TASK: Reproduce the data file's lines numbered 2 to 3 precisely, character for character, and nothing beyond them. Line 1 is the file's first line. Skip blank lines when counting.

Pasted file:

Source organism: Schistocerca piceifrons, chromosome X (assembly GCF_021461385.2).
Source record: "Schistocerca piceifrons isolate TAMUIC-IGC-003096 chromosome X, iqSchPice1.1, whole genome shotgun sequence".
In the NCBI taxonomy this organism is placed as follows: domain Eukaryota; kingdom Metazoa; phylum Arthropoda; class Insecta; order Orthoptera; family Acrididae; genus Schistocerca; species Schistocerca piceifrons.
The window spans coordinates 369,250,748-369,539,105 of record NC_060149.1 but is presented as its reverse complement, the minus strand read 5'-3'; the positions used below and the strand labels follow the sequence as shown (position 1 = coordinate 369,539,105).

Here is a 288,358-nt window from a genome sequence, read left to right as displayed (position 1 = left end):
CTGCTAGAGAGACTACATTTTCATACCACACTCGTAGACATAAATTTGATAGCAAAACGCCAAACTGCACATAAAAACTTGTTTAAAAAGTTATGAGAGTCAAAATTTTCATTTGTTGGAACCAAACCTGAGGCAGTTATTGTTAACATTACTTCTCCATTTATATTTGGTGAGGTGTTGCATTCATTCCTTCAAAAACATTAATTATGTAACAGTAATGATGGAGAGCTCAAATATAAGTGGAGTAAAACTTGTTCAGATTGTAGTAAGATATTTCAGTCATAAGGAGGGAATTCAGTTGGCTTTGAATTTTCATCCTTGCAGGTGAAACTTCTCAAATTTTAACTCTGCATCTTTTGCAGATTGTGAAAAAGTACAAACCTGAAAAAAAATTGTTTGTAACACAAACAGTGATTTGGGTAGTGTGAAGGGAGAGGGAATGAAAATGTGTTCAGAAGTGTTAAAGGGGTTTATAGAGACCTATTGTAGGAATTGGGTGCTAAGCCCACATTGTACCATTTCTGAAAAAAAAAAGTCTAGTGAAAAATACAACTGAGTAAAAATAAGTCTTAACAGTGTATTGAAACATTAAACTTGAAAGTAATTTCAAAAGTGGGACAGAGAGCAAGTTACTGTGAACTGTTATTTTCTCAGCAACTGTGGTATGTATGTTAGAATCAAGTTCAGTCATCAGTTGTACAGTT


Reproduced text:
Source record: "Schistocerca piceifrons isolate TAMUIC-IGC-003096 chromosome X, iqSchPice1.1, whole genome shotgun sequence".
In the NCBI taxonomy this organism is placed as follows: domain Eukaryota; kingdom Metazoa; phylum Arthropoda; class Insecta; order Orthoptera; family Acrididae; genus Schistocerca; species Schistocerca piceifrons.